4jv4 Citations

Implementing Fluorescence Anisotropy Screening and Crystallographic Analysis to Define PKA Isoform-Selective Activation by cAMP Analogs.

ACS Chem. Biol. (2013)
Cited: 2 times
EuropePMC logo PMID: 23978166


Cyclic AMP (cAMP) is a ubiquitous second messenger that regulates many proteins, most notably cAMP-dependent protein kinase (PKA). PKA holoenzymes (comprised of two catalytic (C) and two regulatory (R) subunits) regulate a wide variety of cellular processes, and its functional diversity is amplified by the presence of four R-subunit isoforms, RIα, RIβ, RIIα, and RIIβ. Although these isoforms all respond to cAMP, they are functionally nonredundant and exhibit different biochemical properties. In order to understand the functional differences between these isoforms, we screened cAMP derivatives for their ability to selectively activate RI and RII PKA holoenzymes using a fluorescence anisotropy assay. Our results indicate that RIα holoenzymes are selectively activated by C8-substituted analogs and RIIβ holoenzymes by N6-substituted analogs, where HE33 is the most prominent RII activator. We also solved the crystal structures of both RIα and RIIβ bound to HE33. The RIIβ structure shows the bulky aliphatic substituent of HE33 is fully encompassed by a pocket comprising of hydrophobic residues. RIα lacks this hydrophobic lining in Domain A, and the side chains are displaced to accommodate the HE33 dipropyl groups. Comparison between cAMP-bound structures reveals that RIIβ, but not RIα, contains a cavity near the N6 site. This study suggests that the selective activation of RII over RI isoforms by N6 analogs is driven by the spatial and chemical constraints of Domain A and paves the way for the development of potent noncyclic nucleotide activators to specifically target PKA iso-holoenyzmes.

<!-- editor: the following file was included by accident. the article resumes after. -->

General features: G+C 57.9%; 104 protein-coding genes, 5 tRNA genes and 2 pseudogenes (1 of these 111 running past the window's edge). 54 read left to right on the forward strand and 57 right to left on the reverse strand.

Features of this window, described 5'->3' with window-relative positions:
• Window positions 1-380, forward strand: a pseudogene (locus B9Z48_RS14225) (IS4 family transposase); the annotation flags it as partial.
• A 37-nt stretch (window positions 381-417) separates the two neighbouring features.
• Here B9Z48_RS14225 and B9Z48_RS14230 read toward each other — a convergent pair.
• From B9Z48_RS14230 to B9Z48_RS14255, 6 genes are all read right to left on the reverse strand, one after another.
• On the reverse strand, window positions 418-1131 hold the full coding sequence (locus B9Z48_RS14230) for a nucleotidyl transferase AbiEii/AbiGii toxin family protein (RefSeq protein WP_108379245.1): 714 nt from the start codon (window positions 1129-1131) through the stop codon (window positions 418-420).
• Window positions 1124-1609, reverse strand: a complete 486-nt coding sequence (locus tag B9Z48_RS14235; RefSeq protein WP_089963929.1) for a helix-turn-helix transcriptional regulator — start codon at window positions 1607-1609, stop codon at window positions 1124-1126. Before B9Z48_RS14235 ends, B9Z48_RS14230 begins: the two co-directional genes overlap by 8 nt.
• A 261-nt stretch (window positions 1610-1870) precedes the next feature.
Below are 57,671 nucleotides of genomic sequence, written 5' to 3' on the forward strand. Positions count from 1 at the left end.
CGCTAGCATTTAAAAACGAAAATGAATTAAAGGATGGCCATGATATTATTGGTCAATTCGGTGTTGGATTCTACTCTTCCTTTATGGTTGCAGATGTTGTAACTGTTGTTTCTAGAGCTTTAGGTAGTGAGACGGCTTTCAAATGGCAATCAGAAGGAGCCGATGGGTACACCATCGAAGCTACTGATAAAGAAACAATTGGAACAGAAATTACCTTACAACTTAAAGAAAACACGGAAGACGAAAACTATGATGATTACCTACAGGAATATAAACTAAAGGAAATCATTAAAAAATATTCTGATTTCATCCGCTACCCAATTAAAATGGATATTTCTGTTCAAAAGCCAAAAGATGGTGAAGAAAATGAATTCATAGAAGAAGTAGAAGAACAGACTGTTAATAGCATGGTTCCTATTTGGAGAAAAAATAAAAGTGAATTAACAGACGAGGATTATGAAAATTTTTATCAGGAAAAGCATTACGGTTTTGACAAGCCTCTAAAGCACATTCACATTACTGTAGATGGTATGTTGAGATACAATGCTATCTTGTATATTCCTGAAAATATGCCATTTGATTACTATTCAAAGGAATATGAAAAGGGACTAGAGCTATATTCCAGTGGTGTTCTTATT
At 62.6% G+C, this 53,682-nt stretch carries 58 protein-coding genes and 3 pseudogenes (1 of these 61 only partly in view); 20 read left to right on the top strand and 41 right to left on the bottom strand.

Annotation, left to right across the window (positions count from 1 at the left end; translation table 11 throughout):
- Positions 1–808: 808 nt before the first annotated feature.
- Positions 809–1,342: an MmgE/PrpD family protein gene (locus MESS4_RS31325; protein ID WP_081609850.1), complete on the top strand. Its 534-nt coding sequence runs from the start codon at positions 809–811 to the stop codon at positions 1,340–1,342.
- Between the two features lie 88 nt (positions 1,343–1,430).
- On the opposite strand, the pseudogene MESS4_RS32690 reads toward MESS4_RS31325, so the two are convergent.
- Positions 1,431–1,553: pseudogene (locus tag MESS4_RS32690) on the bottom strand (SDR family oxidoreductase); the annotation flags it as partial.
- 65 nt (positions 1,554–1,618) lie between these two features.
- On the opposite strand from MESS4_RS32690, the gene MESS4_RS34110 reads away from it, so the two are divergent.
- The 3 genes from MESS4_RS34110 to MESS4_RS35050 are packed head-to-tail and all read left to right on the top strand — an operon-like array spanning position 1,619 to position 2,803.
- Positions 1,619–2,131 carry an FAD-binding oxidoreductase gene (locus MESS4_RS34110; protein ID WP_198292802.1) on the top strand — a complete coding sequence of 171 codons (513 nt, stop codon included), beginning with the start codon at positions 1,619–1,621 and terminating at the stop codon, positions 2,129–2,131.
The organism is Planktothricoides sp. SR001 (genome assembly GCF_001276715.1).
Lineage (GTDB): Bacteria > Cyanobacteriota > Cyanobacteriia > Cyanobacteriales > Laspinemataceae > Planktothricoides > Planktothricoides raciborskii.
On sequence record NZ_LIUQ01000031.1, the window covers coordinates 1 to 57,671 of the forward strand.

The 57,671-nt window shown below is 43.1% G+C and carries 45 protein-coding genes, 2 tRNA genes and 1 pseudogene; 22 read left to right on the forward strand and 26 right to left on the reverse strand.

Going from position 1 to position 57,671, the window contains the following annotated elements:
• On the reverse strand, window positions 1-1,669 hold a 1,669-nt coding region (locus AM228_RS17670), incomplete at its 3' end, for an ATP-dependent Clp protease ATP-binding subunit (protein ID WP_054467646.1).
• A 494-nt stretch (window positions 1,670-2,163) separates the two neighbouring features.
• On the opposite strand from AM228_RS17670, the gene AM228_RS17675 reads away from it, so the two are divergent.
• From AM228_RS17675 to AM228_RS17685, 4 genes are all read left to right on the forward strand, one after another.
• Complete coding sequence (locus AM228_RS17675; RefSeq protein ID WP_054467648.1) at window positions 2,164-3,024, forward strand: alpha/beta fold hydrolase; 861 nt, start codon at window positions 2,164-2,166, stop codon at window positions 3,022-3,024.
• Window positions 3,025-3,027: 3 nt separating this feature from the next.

Articles citing this publication (2)

  1. A tool set to map allosteric networks through the NMR chemical shift covariance analysis. Boulton S, Akimoto M, Selvaratnam R, Bashiri A, Melacini G. Sci Rep 4 7306 (2014)
  2. Considering effects of nanosecond pulsed electric fields on proteins. Beebe SJ. Bioelectrochemistry 103 52-59 (2015)